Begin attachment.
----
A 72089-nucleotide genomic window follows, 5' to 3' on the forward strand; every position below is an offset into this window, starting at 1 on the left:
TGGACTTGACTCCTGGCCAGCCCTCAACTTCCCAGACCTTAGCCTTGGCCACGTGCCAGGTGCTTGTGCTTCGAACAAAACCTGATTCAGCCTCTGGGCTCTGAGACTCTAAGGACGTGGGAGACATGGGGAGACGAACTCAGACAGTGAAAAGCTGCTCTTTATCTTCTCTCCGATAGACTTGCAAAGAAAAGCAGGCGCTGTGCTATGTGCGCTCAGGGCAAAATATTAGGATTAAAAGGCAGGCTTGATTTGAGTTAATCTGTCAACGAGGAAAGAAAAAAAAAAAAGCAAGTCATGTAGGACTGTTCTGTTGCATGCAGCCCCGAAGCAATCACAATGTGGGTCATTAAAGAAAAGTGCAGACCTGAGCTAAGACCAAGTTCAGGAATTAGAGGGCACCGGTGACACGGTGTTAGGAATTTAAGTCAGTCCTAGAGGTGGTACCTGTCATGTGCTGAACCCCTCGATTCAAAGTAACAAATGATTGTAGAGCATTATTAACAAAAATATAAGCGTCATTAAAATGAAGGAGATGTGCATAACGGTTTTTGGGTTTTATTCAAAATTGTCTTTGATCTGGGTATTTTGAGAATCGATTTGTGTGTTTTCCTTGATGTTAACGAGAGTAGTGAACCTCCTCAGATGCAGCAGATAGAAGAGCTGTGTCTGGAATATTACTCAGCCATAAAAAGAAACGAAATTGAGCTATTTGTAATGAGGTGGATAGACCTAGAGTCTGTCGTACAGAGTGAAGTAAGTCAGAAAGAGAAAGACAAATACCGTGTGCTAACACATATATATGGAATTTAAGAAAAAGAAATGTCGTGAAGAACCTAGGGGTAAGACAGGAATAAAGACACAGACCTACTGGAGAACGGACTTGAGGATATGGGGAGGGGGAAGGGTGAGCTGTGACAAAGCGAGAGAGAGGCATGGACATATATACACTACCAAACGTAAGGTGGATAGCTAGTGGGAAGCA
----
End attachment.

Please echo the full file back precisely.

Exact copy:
A 72089-nucleotide genomic window follows, 5' to 3' on the forward strand; every position below is an offset into this window, starting at 1 on the left:
TGGACTTGACTCCTGGCCAGCCCTCAACTTCCCAGACCTTAGCCTTGGCCACGTGCCAGGTGCTTGTGCTTCGAACAAAACCTGATTCAGCCTCTGGGCTCTGAGACTCTAAGGACGTGGGAGACATGGGGAGACGAACTCAGACAGTGAAAAGCTGCTCTTTATCTTCTCTCCGATAGACTTGCAAAGAAAAGCAGGCGCTGTGCTATGTGCGCTCAGGGCAAAATATTAGGATTAAAAGGCAGGCTTGATTTGAGTTAATCTGTCAACGAGGAAAGAAAAAAAAAAAAGCAAGTCATGTAGGACTGTTCTGTTGCATGCAGCCCCGAAGCAATCACAATGTGGGTCATTAAAGAAAAGTGCAGACCTGAGCTAAGACCAAGTTCAGGAATTAGAGGGCACCGGTGACACGGTGTTAGGAATTTAAGTCAGTCCTAGAGGTGGTACCTGTCATGTGCTGAACCCCTCGATTCAAAGTAACAAATGATTGTAGAGCATTATTAACAAAAATATAAGCGTCATTAAAATGAAGGAGATGTGCATAACGGTTTTTGGGTTTTATTCAAAATTGTCTTTGATCTGGGTATTTTGAGAATCGATTTGTGTGTTTTCCTTGATGTTAACGAGAGTAGTGAACCTCCTCAGATGCAGCAGATAGAAGAGCTGTGTCTGGAATATTACTCAGCCATAAAAAGAAACGAAATTGAGCTATTTGTAATGAGGTGGATAGACCTAGAGTCTGTCGTACAGAGTGAAGTAAGTCAGAAAGAGAAAGACAAATACCGTGTGCTAACACATATATATGGAATTTAAGAAAAAGAAATGTCGTGAAGAACCTAGGGGTAAGACAGGAATAAAGACACAGACCTACTGGAGAACGGACTTGAGGATATGGGGAGGGGGAAGGGTGAGCTGTGACAAAGCGAGAGAGAGGCATGGACATATATACACTACCAAACGTAAGGTGGATAGCTAGTGGGAAGCA